Global media is focusing on two issues at the moment; the French terrorist attacks and Saudi Arabia’s interventions that have led to a collapse of oil prices. Investors need to spend more time studying global politics to understand that the two events are linked.
The big question facing investors is whether the move by Saudi Arabia to pump out oil is a short or long term move. The answer to this question will have fundamental impacts on the global economy.
Answering this question requires an understanding of the current state of the kingdom of Saudi Arabia.
Saudi Arabia has maintained its kingdom by providing fiscal support for its population and maintaining a strict Islamic culture. The kingdom’s aging monarch King Abdullah is ill, and despite arrangements for succession, the Kingdom is subject to factional power plays with some factions actively interested in disrupting transfer of power. On Saudi Arabia’s borders lies ISIS who is working to achieve an Islamic State in the region. In the last week militants operating from Iraq attacked a Saudi border post killing Brigadier General Awdah al-Balawi who was responsible for Saudi’s northern borders.
Saudi Arabia is facing a budget deficit of around US $39 billion which it will dip into its reserves to fund. Saudi Arabia’s fiscal position is driven by the high proportion of the population that works for the government, which the IMF estimates is around two-thirds of the population. With the emergence of ISIS the Saudi Government cannot afford to reduce spending at this time, as this may in itself lead to civil disruption in the Kingdom.
The question for Saudi is why would they willingly reduce oil prices when the Kingdom needs the revenues for its own budget. The answer is that ISIS represents a greater threat. ISIS was estimated to have been making $3 million a day in August 2014 from captured oil in Syria and Iraq before oil price declines and attacks on ISIS controlled facilities.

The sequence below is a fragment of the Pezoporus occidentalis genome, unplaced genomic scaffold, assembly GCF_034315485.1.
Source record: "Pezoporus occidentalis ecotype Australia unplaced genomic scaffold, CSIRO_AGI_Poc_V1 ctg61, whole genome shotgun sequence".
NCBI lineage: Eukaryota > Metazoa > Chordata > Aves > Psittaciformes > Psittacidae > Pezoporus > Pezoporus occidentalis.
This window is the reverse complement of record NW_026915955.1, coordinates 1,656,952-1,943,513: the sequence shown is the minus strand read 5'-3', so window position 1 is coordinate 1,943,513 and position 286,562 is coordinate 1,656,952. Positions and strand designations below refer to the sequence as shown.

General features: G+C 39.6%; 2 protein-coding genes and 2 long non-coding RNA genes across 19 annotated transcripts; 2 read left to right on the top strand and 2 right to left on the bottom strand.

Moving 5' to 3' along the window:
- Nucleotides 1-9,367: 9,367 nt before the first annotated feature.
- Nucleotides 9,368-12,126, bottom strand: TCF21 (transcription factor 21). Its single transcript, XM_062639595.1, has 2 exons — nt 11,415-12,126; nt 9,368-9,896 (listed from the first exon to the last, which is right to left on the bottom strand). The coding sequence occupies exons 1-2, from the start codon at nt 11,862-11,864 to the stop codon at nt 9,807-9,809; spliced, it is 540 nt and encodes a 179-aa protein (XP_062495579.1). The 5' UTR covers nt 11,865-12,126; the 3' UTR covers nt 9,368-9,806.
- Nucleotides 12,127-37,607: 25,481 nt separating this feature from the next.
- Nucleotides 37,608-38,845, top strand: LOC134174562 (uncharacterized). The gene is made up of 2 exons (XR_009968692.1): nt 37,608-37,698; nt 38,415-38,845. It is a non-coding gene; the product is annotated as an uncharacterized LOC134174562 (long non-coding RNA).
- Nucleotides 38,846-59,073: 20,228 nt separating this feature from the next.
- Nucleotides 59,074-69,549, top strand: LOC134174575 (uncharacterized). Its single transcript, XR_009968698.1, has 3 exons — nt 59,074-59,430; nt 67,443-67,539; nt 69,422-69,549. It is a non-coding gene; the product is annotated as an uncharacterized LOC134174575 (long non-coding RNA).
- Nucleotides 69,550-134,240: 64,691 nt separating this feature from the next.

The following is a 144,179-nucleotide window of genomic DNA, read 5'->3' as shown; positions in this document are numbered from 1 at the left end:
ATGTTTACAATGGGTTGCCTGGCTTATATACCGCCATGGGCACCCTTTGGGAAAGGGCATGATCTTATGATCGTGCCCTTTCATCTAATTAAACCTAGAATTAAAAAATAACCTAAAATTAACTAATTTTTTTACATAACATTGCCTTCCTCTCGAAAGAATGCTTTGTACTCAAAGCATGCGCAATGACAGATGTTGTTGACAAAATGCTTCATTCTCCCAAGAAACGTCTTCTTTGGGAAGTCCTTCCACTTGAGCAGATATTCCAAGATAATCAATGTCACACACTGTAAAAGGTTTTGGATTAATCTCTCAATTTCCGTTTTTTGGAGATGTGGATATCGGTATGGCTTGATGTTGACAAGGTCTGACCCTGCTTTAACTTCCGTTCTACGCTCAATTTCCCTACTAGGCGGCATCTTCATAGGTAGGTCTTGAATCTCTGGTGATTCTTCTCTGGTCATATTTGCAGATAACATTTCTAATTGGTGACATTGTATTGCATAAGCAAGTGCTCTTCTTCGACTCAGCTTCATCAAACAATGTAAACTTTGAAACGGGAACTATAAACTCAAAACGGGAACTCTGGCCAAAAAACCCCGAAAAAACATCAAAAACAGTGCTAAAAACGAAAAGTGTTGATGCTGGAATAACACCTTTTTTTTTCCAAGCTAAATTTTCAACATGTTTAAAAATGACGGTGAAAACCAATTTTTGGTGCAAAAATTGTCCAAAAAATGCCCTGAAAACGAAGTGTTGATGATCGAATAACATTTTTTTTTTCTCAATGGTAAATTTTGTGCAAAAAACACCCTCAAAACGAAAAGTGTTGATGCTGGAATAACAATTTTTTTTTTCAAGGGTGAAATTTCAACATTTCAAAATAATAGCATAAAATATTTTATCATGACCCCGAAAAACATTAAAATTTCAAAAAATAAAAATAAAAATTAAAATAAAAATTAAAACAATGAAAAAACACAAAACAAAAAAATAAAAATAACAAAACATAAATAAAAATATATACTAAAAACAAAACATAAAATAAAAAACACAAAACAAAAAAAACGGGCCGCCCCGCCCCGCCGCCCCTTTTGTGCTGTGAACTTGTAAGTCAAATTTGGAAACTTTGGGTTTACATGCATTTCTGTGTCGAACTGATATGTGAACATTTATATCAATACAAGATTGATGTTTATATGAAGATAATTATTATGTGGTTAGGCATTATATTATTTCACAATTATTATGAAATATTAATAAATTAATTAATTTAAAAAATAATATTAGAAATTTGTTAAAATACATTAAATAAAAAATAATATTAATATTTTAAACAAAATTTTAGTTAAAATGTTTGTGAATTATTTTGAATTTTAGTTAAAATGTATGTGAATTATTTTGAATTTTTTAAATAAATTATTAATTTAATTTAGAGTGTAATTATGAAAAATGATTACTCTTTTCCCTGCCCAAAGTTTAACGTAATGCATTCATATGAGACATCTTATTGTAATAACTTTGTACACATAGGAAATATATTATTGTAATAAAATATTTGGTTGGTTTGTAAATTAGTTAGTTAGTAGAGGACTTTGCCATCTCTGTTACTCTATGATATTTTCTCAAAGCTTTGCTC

The question as to how much of a threat ISIS represents to the Saudi Kingdom is difficult to assess from an outsiders perspective. The killing of Brigadier General Awdah al-Balawi suggests that ISIS may have insider information. What is certain is that with attacks on its senior leaders it is likely that the Saudi royal family is more concerned with ISIS, which would like to replace the Kingdom with a caliphate, than US shale oil producers.
Whether oil prices stay low is likely to be impacted by the success of ISIS. What Saudi cannot afford to do is to give ISIS oil revenues that would enable it to consolidate its power. Low prices are likely to persist so long as ISIS is in control of oil facilities and remains a threat to the Saudi Kingdom. Saudi Arabia has a strong incentive to run its own oil production at full tilt so as to maximise the revenue that it extracts. The US is unlikely to complain as it understands the sensitive situation in the region.
For investors, understanding the future direction of oil prices, will requires an understanding of shifting Middle East sands.
The Cyber Cold War, which started when the US Government launched the stuxnet digital weapon to attack Iranian enrichment of uranium, represents a growing risk for corporates who are now being targeted by state-sponsored hackers.
On 2 January 2015, President Obama issued an Executive Order placing sanctions on North Korea in relation to what he called the “provocative, destabilizing, and repressive actions and policies of the Government of North Korea, including its destructive, coercive cyber-related actions during November and December 2014.”
The Executive Order directly relates to North Korea’s hacking of Sony but is part of what can be called a Cyber Cold War that started when the US Government launched it stuxnet digital weapon to target Iran’s nuclear program in 2009.
Up until now, the main people to focus on the Cyber Cold War have been computer analysts. Whilst the tech world has been full of chatter on the impact of the stuxnet program that targeted centrifuges that Iran was using to enrich uranium to weapon grade, like much that goes on in the world of geopolitics, investors have largely ignored the evolving story.